For one truth must rule all we think and all we do. No people can live to itself alone. The unity of all who dwell in freedom is their only sure defense. The economic need of all nations—in mutual dependence—makes isolation an impossibility; not even America's prosperity could long survive if other nations did not also prosper. No nation can longer be a fortress, lone and strong and safe. And any people, seeking such shelter for themselves, can now build only their own prison.
Our pledge to these principles is constant, because we believe in their rightness.
We do not fear this world of change. America is no stranger to much of its spirit. Everywhere we see the seeds of the same growth that America itself has known. The American experiment has, for generations, fired the passion and the courage of millions elsewhere seeking freedom, equality, and opportunity. And the American story of material progress has helped excite the longing of all needy peoples for some satisfaction of their human wants. These hopes that we have helped to inspire, we can help to fulfill.
In this confidence, we speak plainly to all peoples. We cherish our friendship with all nations that are or would be free. We respect, no less, their independence. And when, in time of want or peril, they ask our help, they may honorably receive it; for we no more seek to buy their sovereignty than we would sell our own. Sovereignty is never bartered among freemen.
We honor the aspirations of those nations which, now captive, long for freedom. We seek neither their military alliance nor any artificial imitation of our society. And they can know the warmth of the welcome that awaits them when, as must be, they join again the ranks of freedom.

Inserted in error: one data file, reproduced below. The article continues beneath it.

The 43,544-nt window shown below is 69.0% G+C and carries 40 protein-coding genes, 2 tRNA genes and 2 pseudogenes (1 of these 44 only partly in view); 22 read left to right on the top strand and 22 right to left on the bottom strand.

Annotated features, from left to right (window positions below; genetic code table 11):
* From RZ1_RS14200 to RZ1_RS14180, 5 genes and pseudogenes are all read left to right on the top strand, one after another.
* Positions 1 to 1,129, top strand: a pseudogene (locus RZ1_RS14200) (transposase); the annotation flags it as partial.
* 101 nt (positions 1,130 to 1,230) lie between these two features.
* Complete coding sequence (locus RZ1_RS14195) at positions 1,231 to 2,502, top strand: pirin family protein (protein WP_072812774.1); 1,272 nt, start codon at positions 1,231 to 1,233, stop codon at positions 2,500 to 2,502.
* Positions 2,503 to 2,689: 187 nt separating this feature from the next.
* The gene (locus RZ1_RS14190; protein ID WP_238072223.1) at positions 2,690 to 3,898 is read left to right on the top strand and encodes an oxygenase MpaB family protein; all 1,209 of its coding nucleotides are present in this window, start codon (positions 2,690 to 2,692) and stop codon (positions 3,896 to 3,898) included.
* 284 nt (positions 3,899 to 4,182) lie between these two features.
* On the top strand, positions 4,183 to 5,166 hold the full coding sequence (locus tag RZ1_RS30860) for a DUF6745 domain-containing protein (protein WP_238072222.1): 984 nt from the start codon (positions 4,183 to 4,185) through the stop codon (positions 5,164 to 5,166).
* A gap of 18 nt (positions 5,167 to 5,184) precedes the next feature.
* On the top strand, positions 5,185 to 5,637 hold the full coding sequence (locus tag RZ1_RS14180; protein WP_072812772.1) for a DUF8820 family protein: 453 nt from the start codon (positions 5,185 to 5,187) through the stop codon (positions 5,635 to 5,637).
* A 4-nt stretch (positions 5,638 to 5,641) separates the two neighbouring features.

We honor, no less in this divided world than in a less tormented time, the people of Russia. We do not dread, rather do we welcome, their progress in education and industry. We wish them success in their demands for more intellectual freedom, greater security before their own laws, fuller enjoyment of the rewards of their own toil. For as such things come to pass, the more certain will be the coming of that day when our peoples may freely meet in friendship.
So we voice our hope and our belief that we can help to heal this divided world. Thus may the nations cease to live in trembling before the menace of force. Thus may the weight of fear and the weight of arms be taken from the burdened shoulders of mankind.
This, nothing less, is the labor to which we are called and our strength dedicated.
And so the prayer of our people carries far beyond our own frontiers, to the wide world of our duty and our destiny.
May the light of freedom, coming to all darkened lands, flame brightly—until at last the darkness is no more.
May the turbulence of our age yield to a true time of peace, when men and nations shall share a life that honors the dignity of each, the brotherhood of all.
Quotes to Note
- "Budapest is no longer..." Eisenhower refers to the capital of Hungary, where citizens had revolted against Communist rule in October 1956. The Soviet Union sent tanks and troops into the city to crush the rebellion.
- "Thus across all the globe..." The "winds of change" had also come to the American South in 1956. African American protesters, led by Rev. Martin Luther King Jr., had begun the struggle against segregation. Several years of bitterness and violence lay ahead.
- "the fate of an island..." Eisenhower refers to two troubled areas at that time: The island of Formosa off the Chinese mainland had become the country of Taiwan, which bitterly opposed Chinese Communists. The Suez Canal in the Middle East had become the scene of fighting that ended only when a United Nations peacekeeping force was sent to the area.